From the perspective of the Israeli government and Israeli society as a whole, punishing the entire Palestinian population in order to exert pressure on the PA and the armed groups has become part of "legitimate" policy. This is clearly indicated by Olmert's unapologetic justification for the sonic booms. Such an approach--using the civilian population to advance political or military goals--is not unique to Israel, of course. The firing of Qassam rockets at towns in southern Israel, and the firing of Katyushas in the north explicitly target Israeli civilians as a way to achieve such goals. I would hope, however, that Israel would not stoop to the level of a terrorist organization. In any case, a basic principle of the laws of war is that one side's violation of the law does not give the other party license to do the same.- Published 17/7/2006 © bitterlemons.org
Jessica Montell is executive director of B'Tselem: the Israeli Information Center for Human Rights in the Occupied Territories.
A PALESTINIAN VIEW
an interview with Jumaa al-Saqqa
bitterlemons: Please describe the situation at Shifa Hospital at the moment?
Al-Saqqa: The situation at Shifa is very bad. We suffer from a lack of medical supplies and medicines, though yesterday [July 15] we received some supplies from Qatar.
We still function mainly on our emergency generators, and we have a shortage of diesel fuel that runs the generators. From the municipality we only receive six hours electricity a day; for 18 hours we work on the generators.
bitterlemons: How much fuel is needed for the generators?
Al-Saqqa: Every day we need 5,000 liters for our three generators. We have enough for another ten days.
bitterlemons: These three generators, are they the only generators you have?
Al-Saqqa: These are the only generators we have. If one of them breaks down it will be a disaster. The electricity will be cut from vital departments, especially the intensive care unit and the neonatal intensive care unit.
bitterlemons: How many patients are currently in the neonatal intensive care unit?
Al-Saqqa: We have 30 babies in incubators.
bitterlemons: You have previously said that if there were a lot of casualties the hospital would not be able to cope. There have since been a lot of casualties. How is the hospital coping?
Al-Saqqa: We are operating at full patient capacity. We are referring patients to private clinics and hospitals in order to keep some room for emergencies. We are only performing emergency operations.
bitterlemons: So no patients are being kept post-op?
Al-Saqqa: No, but we try to send them to other places. All we do are urgent surgeries. We cannot do any elective surgery.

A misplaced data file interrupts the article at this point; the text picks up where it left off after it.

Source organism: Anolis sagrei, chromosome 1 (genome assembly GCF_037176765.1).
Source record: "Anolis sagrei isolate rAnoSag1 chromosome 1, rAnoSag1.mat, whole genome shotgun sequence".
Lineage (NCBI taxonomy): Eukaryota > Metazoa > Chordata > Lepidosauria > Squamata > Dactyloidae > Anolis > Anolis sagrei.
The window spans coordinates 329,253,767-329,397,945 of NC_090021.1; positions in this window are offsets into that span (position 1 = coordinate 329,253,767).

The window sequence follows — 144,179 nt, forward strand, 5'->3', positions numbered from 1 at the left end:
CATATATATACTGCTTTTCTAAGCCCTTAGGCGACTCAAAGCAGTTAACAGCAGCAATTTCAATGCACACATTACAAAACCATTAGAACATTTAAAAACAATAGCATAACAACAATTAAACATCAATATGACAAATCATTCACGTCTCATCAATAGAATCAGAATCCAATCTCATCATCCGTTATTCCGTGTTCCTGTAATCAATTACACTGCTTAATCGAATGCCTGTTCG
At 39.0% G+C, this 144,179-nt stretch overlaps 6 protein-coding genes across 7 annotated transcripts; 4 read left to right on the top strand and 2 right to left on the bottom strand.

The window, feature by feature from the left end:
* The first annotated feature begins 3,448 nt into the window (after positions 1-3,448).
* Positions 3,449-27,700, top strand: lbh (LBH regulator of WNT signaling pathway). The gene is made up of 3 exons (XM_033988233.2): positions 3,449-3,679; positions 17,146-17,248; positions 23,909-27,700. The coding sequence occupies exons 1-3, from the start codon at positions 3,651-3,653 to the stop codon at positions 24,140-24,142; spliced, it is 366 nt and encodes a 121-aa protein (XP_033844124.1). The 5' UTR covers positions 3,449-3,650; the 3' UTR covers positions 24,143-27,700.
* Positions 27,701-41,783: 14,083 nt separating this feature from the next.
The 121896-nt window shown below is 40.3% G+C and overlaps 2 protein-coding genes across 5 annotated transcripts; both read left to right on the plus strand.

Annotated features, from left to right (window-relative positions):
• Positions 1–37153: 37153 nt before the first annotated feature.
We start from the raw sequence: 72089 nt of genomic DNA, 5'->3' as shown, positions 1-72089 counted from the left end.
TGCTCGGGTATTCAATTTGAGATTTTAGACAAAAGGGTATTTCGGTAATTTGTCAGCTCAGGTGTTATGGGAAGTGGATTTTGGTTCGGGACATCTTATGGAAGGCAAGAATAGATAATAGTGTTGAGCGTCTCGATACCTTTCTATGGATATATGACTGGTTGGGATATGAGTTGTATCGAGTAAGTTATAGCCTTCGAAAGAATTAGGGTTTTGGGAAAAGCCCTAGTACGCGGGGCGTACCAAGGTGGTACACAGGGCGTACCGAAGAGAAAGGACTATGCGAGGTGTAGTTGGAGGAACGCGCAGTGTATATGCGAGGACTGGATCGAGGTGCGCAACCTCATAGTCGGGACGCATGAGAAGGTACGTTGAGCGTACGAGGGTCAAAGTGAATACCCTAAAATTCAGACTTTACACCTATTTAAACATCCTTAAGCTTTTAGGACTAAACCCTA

bitterlemons: How many people do you estimate need surgery but cannot get it done?
Al-Saqqa: Every day, 50 elective surgeries are not being performed at Shifa, ranging from general, orthopedic and neural to plastic surgery.
bitterlemons: What is the feeling among the staff?
Al-Saqqa: People are completely depressed and frustrated. We are working in an extremely difficult situation. The staff has not been paid for months. People suffer from a lack of food and a lack of electricity. It's too hot and there is no way of cooling down.
Still, people are coming to work. They are humanitarian workers and this work cannot stop. We are calling on the international community to help us. We must also help ourselves.
bitterlemons: How do you deal with refrigeration?
Al-Saqqa: I now keep my clothes in my fridge at home. I eat food straight from the shop. We don't keep anything.
bitterlemons: And at the hospital?
Al-Saqqa: We still have refrigeration at Shifa, but we notice an increase in patients admitted with food poisoning and gastro-intestinal complications. People cannot preserve their food, and it is hot. Food spoils rapidly.
bitterlemons: There are also reports of problems with sewage?
Al-Saqqa: The machines that are supposed to carry the sewage are breaking down. In the last few days we see more and more dirty sewage water in the streets. This is very dangerous. If it continues, we could see cholera, typhoid, even malaria epidemics. These are all due to dirty water and environment.
bitterlemons: The General Secretary of the UN recently warned that a humanitarian disaster was near in Gaza. Is it already unfolding?
Al-Saqqa: Yes, it has started. There is sewage and garbage in the streets. The municipality is unable to take it away. It's filthy.
bitterlemons: What needs to be done?
Al-Saqqa: We need fuel and food. We need electricity. The municipality must be enabled to collect garbage and fix the sewage system. We need to be paid. The international community must ensure, at the very least, that we get humanitarian supplies.- Published 17/7/2006 © bitterlemons.org
Dr. Jumaa al-Saqqa is a general practitioner and plastic surgeon and director of public relations at Gaza City's Shifa Hospital, the largest hospital in the Gaza Strip.